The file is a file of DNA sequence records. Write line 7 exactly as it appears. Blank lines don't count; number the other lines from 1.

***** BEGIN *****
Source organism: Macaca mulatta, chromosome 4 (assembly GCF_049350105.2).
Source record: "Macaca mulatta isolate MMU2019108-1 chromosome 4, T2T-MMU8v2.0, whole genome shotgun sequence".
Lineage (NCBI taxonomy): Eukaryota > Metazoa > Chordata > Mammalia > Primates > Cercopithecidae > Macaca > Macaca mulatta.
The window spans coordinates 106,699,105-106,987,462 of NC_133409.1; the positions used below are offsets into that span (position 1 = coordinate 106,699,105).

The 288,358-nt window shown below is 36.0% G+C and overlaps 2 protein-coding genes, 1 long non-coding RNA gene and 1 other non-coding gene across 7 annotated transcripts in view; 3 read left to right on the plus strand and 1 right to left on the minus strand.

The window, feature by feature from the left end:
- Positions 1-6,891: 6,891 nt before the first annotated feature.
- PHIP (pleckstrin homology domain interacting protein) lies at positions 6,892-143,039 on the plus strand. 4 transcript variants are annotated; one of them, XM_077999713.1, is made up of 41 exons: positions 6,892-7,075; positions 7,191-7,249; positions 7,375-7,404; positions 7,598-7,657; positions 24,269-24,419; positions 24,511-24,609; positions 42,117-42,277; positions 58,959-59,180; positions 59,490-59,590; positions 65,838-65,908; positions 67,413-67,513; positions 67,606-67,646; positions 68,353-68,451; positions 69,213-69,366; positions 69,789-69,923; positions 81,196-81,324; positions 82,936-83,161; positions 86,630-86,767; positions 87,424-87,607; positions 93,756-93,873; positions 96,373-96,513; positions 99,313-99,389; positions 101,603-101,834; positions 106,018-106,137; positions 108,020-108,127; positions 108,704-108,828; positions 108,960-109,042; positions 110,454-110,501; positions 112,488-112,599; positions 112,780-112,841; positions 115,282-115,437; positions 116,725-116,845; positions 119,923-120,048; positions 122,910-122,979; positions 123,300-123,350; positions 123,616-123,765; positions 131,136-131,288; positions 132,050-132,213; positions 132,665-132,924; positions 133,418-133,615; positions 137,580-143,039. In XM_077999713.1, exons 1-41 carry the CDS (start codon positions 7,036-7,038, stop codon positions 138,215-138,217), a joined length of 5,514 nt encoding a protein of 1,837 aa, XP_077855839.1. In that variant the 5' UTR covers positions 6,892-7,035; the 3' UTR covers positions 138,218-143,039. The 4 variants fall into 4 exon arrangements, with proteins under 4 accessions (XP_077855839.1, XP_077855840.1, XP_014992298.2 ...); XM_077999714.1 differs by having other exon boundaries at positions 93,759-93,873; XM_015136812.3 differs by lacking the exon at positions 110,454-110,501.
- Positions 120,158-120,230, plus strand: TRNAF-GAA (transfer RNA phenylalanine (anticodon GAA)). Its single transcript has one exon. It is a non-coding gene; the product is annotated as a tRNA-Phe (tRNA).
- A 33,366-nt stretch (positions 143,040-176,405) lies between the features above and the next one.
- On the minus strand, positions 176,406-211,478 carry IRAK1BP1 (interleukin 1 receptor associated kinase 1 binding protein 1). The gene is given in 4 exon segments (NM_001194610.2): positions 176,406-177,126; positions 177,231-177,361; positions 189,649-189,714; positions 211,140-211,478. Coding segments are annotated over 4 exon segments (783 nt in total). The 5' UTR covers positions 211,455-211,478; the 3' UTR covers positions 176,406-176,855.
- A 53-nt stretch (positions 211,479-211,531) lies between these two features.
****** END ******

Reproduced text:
- Positions 1-6,891: 6,891 nt before the first annotated feature.